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The main reason for being burnout isn’t necessarily being overworked. It can also come from being under-challenged.
Burnout is chronic workplace stress that can result in feelings of being drained and being increasingly disengaged and cynical about your work.
When people split their week up and start thinking of work as bad and the weekend as all good, that contributes to the problem.
Bring your weekend into your week, and find engagement elsewhere: if that's when you connect with friends and family, find a way to make it a part of your workdays as well. Also, choose to engage during your free days with activities such as volunteering, arts or even starting a side hustle.
Constantly complaining about your terrible colleagues and your boss on the weekend can feel like a stress release in the moment, but in the long-run, this rumination can make you feel even worse.
Gain self-awareness and reframe your thinking. “What can I do about this?” or "How can I learn from this going forward?" are good questions to use.
When you’re experiencing burnout, your tunnel vision of work, work, work can lead to trouble engaging in the world outside of it on the weekends.
Be intentional. This doesn’t mean you can’t relax on your couch and watch movies, but be thoughtful about this plan.
When your phone is nearby, you may find yourself checking email apps and work notifications mindlessly to check in.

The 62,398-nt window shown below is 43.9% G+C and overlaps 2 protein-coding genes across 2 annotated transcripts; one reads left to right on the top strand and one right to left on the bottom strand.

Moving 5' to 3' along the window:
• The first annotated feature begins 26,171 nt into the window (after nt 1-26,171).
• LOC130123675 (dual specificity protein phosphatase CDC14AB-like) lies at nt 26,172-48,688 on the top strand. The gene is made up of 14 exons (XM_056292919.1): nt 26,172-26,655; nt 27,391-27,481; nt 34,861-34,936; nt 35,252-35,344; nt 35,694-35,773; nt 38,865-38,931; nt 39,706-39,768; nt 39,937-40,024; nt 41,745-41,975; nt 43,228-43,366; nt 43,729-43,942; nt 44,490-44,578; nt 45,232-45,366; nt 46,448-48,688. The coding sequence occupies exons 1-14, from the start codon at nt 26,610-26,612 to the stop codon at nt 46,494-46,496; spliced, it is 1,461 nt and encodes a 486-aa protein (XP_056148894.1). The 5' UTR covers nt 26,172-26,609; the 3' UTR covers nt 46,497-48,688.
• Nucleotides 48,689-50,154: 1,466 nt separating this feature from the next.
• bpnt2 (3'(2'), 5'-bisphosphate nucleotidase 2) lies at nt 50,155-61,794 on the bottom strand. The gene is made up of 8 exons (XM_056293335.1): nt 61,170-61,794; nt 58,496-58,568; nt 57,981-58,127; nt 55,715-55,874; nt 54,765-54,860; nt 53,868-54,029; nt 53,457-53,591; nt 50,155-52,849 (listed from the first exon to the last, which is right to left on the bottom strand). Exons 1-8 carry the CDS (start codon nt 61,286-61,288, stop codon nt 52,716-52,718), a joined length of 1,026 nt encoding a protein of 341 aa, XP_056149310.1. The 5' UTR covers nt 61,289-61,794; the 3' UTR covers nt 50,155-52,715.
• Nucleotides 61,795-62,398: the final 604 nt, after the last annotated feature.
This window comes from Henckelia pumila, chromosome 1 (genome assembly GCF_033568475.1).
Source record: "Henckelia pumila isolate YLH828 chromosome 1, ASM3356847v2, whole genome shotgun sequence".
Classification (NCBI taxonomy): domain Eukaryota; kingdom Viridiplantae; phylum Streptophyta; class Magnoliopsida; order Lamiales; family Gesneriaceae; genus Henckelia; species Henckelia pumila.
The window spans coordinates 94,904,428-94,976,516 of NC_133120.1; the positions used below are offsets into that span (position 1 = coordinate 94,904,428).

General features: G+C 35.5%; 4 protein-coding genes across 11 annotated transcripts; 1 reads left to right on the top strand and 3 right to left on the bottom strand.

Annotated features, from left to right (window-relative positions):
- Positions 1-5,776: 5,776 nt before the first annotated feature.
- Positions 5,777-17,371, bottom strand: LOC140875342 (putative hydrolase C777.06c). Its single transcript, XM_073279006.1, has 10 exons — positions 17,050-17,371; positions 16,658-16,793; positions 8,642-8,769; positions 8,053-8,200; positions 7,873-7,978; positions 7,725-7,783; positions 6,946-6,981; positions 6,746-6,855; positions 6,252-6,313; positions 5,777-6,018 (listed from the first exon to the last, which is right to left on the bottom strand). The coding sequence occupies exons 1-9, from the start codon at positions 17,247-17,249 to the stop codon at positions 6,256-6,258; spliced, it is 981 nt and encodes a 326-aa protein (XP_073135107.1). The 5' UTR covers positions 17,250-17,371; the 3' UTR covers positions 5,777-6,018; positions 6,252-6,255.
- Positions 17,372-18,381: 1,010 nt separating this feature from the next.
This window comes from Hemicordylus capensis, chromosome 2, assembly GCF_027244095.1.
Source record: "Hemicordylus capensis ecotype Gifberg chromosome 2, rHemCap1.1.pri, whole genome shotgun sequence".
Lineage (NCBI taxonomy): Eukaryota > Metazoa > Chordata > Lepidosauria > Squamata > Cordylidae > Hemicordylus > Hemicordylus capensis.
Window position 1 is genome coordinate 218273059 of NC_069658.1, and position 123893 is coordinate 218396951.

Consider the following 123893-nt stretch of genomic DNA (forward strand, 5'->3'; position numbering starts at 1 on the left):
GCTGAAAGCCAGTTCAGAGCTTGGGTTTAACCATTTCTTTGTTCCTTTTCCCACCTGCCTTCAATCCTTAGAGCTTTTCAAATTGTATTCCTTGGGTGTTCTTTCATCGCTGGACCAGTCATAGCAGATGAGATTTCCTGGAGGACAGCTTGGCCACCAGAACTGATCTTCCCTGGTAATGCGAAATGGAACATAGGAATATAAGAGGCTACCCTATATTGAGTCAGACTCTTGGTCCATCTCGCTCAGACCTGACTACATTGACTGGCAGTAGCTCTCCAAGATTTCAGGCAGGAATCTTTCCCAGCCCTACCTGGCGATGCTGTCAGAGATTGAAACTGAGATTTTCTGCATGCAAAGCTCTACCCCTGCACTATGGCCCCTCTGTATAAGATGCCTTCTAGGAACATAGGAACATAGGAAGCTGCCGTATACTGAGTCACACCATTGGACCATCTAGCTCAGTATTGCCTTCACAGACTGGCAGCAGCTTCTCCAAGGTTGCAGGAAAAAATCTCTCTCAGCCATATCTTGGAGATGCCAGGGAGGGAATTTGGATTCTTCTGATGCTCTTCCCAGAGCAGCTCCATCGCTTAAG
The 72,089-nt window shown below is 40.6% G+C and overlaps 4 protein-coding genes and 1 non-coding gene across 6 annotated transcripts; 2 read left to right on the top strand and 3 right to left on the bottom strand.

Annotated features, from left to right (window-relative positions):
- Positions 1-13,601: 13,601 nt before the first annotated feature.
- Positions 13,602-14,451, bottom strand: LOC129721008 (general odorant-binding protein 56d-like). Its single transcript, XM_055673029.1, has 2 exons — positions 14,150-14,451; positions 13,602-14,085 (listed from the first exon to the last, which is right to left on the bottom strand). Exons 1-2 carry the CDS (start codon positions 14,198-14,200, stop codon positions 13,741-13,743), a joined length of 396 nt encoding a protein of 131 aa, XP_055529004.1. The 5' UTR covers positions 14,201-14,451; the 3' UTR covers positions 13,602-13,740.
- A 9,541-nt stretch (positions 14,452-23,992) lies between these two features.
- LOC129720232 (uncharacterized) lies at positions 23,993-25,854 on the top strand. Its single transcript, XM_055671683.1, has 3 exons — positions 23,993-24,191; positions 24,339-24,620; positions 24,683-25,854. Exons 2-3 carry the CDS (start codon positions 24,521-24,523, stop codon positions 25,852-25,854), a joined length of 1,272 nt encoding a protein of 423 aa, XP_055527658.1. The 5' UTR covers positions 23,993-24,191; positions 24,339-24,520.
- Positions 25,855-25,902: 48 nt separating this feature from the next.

First, recognize where this need to be available may be coming from. Then create boundaries about when you’re available, and share those expectations. Even if you need to be reachable, you can be intentional about how much work you allow to take up your weekend.
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If your only friends are your friends at work, it'll be more challenging to avoid work on evenings and weekends. If you do have coworkers as close friends, consider setting some boundaries around work talk.
Try to avoid getting drawn into office drama, as it will increase the time you spend talking and thinking about work.
Speak up when your workload is too much. Tell your boss if you are stretched too thin or when you regularly work too many hours. Talk about what you can reasonably get done in a week.
Also, don't say yes to everything. If you have a hard time saying no, don't respond immediately. Instead say, "Let me get back to you", or, "Let me think about that."
Burnout is job-induced depression.
When you suffer from burnout,
Double Down On Relationships. Those who increase their social activity when things get hard handles stress the best.
In the context of poor communication, criticizing is when you knock someone down for the wrong reasons: to hurt someone, to vent your frustrations or to boost your ego.
It’s easy enoug...
When you blame someone, you take any responsibility off of yourself and put it on them.
It’s understandable that you want to express your dissatisfaction with something. But sometimes you need to express it in order to find a solution, not to point singers.
Complaining is exhausting because it puts pressure on the other person.
Complaining often results in the other person feeling as if they should somehow “fix” the problem or else just get away from the complaining.